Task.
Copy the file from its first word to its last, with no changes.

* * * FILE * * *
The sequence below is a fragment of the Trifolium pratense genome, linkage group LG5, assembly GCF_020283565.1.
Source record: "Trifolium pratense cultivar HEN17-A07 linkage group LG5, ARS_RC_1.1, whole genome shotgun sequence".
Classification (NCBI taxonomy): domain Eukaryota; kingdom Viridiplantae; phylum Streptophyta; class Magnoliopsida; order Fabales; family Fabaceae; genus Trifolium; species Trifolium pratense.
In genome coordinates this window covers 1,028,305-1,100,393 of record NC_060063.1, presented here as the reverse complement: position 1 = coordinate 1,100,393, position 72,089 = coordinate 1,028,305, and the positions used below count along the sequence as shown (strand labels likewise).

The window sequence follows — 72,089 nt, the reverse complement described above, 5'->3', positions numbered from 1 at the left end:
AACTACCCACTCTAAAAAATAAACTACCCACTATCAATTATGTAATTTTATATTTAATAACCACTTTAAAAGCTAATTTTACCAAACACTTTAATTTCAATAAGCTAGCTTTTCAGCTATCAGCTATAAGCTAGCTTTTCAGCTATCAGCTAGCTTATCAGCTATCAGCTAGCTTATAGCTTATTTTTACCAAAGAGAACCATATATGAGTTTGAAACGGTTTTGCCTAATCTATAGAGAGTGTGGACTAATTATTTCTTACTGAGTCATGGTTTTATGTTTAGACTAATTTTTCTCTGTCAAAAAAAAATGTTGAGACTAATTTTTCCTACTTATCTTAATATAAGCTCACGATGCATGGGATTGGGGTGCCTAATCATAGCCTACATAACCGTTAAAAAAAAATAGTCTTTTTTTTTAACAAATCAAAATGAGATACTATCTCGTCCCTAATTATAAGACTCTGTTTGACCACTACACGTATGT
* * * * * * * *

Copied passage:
The sequence below is a fragment of the Trifolium pratense genome, linkage group LG5, assembly GCF_020283565.1.
Source record: "Trifolium pratense cultivar HEN17-A07 linkage group LG5, ARS_RC_1.1, whole genome shotgun sequence".
Classification (NCBI taxonomy): domain Eukaryota; kingdom Viridiplantae; phylum Streptophyta; class Magnoliopsida; order Fabales; family Fabaceae; genus Trifolium; species Trifolium pratense.
In genome coordinates this window covers 1,028,305-1,100,393 of record NC_060063.1, presented here as the reverse complement: position 1 = coordinate 1,100,393, position 72,089 = coordinate 1,028,305, and the positions used below count along the sequence as shown (strand labels likewise).

The window sequence follows — 72,089 nt, the reverse complement described above, 5'->3', positions numbered from 1 at the left end:
AACTACCCACTCTAAAAAATAAACTACCCACTATCAATTATGTAATTTTATATTTAATAACCACTTTAAAAGCTAATTTTACCAAACACTTTAATTTCAATAAGCTAGCTTTTCAGCTATCAGCTATAAGCTAGCTTTTCAGCTATCAGCTAGCTTATCAGCTATCAGCTAGCTTATAGCTTATTTTTACCAAAGAGAACCATATATGAGTTTGAAACGGTTTTGCCTAATCTATAGAGAGTGTGGACTAATTATTTCTTACTGAGTCATGGTTTTATGTTTAGACTAATTTTTCTCTGTCAAAAAAAAATGTTGAGACTAATTTTTCCTACTTATCTTAATATAAGCTCACGATGCATGGGATTGGGGTGCCTAATCATAGCCTACATAACCGTTAAAAAAAAATAGTCTTTTTTTTTAACAAATCAAAATGAGATACTATCTCGTCCCTAATTATAAGACTCTGTTTGACCACTACACGTATGT